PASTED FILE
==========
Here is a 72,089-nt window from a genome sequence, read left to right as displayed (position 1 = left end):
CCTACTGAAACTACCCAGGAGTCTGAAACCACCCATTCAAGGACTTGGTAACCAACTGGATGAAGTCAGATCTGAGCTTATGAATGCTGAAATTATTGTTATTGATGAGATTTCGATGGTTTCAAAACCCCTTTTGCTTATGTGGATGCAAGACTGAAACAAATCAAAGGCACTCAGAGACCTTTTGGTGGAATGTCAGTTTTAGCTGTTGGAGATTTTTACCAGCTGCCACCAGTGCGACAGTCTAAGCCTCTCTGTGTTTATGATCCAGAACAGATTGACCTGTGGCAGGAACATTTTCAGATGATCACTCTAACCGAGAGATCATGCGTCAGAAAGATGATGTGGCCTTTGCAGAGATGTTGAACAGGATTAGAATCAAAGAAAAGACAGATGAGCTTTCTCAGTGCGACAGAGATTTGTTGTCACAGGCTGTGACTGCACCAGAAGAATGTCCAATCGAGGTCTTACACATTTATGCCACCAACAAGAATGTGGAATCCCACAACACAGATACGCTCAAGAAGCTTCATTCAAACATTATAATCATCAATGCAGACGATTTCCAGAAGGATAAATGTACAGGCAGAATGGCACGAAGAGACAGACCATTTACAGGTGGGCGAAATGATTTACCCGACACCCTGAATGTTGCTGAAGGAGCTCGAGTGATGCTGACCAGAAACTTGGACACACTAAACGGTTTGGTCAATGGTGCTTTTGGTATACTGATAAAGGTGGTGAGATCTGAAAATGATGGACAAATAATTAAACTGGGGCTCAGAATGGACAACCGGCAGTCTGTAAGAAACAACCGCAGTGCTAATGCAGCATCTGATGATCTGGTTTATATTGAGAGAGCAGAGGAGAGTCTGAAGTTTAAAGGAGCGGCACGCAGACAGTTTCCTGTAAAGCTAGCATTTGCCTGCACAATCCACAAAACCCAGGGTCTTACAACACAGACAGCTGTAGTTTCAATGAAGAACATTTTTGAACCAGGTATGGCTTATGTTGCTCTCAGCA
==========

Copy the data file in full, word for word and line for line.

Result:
Here is a 72,089-nt window from a genome sequence, read left to right as displayed (position 1 = left end):
CCTACTGAAACTACCCAGGAGTCTGAAACCACCCATTCAAGGACTTGGTAACCAACTGGATGAAGTCAGATCTGAGCTTATGAATGCTGAAATTATTGTTATTGATGAGATTTCGATGGTTTCAAAACCCCTTTTGCTTATGTGGATGCAAGACTGAAACAAATCAAAGGCACTCAGAGACCTTTTGGTGGAATGTCAGTTTTAGCTGTTGGAGATTTTTACCAGCTGCCACCAGTGCGACAGTCTAAGCCTCTCTGTGTTTATGATCCAGAACAGATTGACCTGTGGCAGGAACATTTTCAGATGATCACTCTAACCGAGAGATCATGCGTCAGAAAGATGATGTGGCCTTTGCAGAGATGTTGAACAGGATTAGAATCAAAGAAAAGACAGATGAGCTTTCTCAGTGCGACAGAGATTTGTTGTCACAGGCTGTGACTGCACCAGAAGAATGTCCAATCGAGGTCTTACACATTTATGCCACCAACAAGAATGTGGAATCCCACAACACAGATACGCTCAAGAAGCTTCATTCAAACATTATAATCATCAATGCAGACGATTTCCAGAAGGATAAATGTACAGGCAGAATGGCACGAAGAGACAGACCATTTACAGGTGGGCGAAATGATTTACCCGACACCCTGAATGTTGCTGAAGGAGCTCGAGTGATGCTGACCAGAAACTTGGACACACTAAACGGTTTGGTCAATGGTGCTTTTGGTATACTGATAAAGGTGGTGAGATCTGAAAATGATGGACAAATAATTAAACTGGGGCTCAGAATGGACAACCGGCAGTCTGTAAGAAACAACCGCAGTGCTAATGCAGCATCTGATGATCTGGTTTATATTGAGAGAGCAGAGGAGAGTCTGAAGTTTAAAGGAGCGGCACGCAGACAGTTTCCTGTAAAGCTAGCATTTGCCTGCACAATCCACAAAACCCAGGGTCTTACAACACAGACAGCTGTAGTTTCAATGAAGAACATTTTTGAACCAGGTATGGCTTATGTTGCTCTCAGCA